My recipe:

Stage I: In the afternoon, start with a mixture of 2-3 spoons full of sourdough culture, mixed with 100gr rye flour and 110gr plain water. Put it in some bowl, cover it with a kitchen towel and put it somewhere warm (but below 35°C!) The first and rather warm stage lets the yeast fungi grow nicely you'll need to rise the rather heavy dough later on.

Stage II: Shortly before you go to bed, the sourdough gets another feeding and is kept over night at a little lower temperature around 20°C-25°C. That's for for growing some acid bacteria like milky acid for example. (Hence the sour in sourdough - the pH gets rather low even under 4 - try and test it!)

Stage III After you woke up the sourdough gets its last feeding and is kept another 6 hours at a rather low temperature around 18°C - 20°C. If the starter bubbles and grows - perfect. If it doesn't: Doesn't matter, will rise later.

In the late noon or early afternoon (it's 18-24 hours later) mixing and kneading the dough but first:


Set aside the 3-5 spoonful and keep it in the fridge. You do this every time you went trough the three feeding and warming and growing stages. If you keep the culture properly, it gets stronger and stronger and never dies. There are cultures around over a hundred years old - if you can get some hand made from your grandmother's or someone else baking bread: take it, care for it. Now let's mix and knead the main dough made of:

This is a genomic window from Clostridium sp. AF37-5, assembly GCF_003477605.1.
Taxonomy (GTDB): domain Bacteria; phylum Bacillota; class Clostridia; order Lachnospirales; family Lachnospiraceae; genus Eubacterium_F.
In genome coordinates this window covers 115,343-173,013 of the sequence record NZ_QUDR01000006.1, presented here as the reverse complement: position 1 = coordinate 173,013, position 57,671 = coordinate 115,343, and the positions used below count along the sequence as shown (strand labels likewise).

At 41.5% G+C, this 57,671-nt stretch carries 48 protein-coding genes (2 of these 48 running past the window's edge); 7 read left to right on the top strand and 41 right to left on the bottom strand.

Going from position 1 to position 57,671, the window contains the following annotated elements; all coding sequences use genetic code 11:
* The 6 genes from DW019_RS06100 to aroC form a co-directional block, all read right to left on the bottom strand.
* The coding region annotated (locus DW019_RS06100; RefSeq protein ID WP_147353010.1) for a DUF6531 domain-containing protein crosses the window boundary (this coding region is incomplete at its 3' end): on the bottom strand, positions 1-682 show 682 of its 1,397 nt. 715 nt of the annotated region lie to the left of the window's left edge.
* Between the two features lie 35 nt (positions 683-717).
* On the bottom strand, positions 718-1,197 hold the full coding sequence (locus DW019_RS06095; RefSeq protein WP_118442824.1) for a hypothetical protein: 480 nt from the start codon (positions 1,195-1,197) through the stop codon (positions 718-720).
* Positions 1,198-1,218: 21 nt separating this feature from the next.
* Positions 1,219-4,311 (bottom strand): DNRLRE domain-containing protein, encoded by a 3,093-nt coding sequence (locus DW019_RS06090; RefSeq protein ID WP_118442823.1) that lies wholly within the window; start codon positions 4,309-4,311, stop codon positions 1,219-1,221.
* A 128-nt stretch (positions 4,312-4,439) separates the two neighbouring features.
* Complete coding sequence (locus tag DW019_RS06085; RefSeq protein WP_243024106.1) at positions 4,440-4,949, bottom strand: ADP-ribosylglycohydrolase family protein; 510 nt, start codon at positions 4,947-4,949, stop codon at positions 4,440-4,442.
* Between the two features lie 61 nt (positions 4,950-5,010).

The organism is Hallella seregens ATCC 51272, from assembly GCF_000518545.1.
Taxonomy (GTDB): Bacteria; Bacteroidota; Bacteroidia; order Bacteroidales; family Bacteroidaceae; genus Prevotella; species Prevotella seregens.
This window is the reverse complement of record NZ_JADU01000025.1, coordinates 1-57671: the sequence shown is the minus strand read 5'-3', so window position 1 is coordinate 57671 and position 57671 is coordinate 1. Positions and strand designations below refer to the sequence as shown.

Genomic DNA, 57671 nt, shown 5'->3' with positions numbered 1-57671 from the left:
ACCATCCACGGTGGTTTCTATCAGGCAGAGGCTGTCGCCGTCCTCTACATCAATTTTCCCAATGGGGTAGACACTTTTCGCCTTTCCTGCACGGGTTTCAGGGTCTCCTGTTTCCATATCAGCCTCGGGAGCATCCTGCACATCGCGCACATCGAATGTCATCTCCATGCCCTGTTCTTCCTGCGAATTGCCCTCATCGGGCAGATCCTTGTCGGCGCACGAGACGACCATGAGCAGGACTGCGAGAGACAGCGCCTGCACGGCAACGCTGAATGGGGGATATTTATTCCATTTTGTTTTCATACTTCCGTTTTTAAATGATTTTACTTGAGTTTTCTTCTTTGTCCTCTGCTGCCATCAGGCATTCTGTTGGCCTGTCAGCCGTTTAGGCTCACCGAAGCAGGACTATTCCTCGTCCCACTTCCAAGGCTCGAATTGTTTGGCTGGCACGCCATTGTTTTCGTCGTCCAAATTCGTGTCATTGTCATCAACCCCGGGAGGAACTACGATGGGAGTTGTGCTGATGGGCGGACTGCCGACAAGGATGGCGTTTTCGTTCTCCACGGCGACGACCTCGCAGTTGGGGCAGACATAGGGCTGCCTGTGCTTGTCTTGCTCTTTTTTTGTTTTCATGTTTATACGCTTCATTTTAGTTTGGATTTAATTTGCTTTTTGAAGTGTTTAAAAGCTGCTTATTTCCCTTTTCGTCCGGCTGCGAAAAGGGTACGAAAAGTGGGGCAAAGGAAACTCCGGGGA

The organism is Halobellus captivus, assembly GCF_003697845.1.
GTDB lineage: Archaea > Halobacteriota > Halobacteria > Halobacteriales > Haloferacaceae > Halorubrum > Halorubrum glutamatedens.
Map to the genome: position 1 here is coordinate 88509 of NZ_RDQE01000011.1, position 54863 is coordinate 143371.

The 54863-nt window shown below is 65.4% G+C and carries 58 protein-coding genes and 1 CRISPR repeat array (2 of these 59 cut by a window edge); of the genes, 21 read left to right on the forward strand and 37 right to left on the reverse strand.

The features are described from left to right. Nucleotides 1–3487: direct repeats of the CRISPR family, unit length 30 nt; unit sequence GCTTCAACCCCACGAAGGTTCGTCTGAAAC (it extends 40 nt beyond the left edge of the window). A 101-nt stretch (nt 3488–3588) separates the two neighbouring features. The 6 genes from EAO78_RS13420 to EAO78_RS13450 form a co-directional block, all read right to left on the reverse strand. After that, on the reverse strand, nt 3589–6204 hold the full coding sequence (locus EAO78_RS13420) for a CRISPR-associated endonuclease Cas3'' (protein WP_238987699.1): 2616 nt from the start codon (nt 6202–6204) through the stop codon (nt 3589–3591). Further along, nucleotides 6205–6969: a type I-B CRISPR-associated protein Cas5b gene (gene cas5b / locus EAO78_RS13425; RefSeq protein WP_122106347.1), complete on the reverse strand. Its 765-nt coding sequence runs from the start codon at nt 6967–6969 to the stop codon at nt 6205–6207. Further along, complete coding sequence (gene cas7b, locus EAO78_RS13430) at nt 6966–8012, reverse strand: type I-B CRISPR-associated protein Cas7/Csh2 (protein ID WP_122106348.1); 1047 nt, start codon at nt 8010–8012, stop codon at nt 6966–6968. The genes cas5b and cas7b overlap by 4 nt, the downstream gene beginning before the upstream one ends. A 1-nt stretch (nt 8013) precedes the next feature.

Besides that keep about 100gr - 150gr cold water in reach to keep your hands wet and avoid sticking in the dough.

KNEAD properly! If you use any flour which contains gluten (wheat and splet mostly), you'll have to knead until the gluten works properly. 10-15 minutes is definetely not too long. If you make a pure rye bread, you don't have to knead longer than 5 minutes. Rye is exceptionally sticky and annoying to knead, that's why you have set aside another 100gr cold water - wet your hands often while kneading. It'll keep the dough moist and your hands clean.

Let the dough rest for half an hour and knead another round. Especially if you use coarsely milled flour or whole wheat bran or oat bran - they need to soak a little or your bread tastes dry.

Now put the dough into a bowl onto some baking sheet/baking paper (those non-sticky sheets of paper), cover it with a towel, avoid draft and cold air and let it rise in the oven at something like 35°C-40°C. In my oven (which is old and cheap) it takes 50°C on the scale and about 3-4 hours until the dough has risen to the double amount (filling my bowl completely).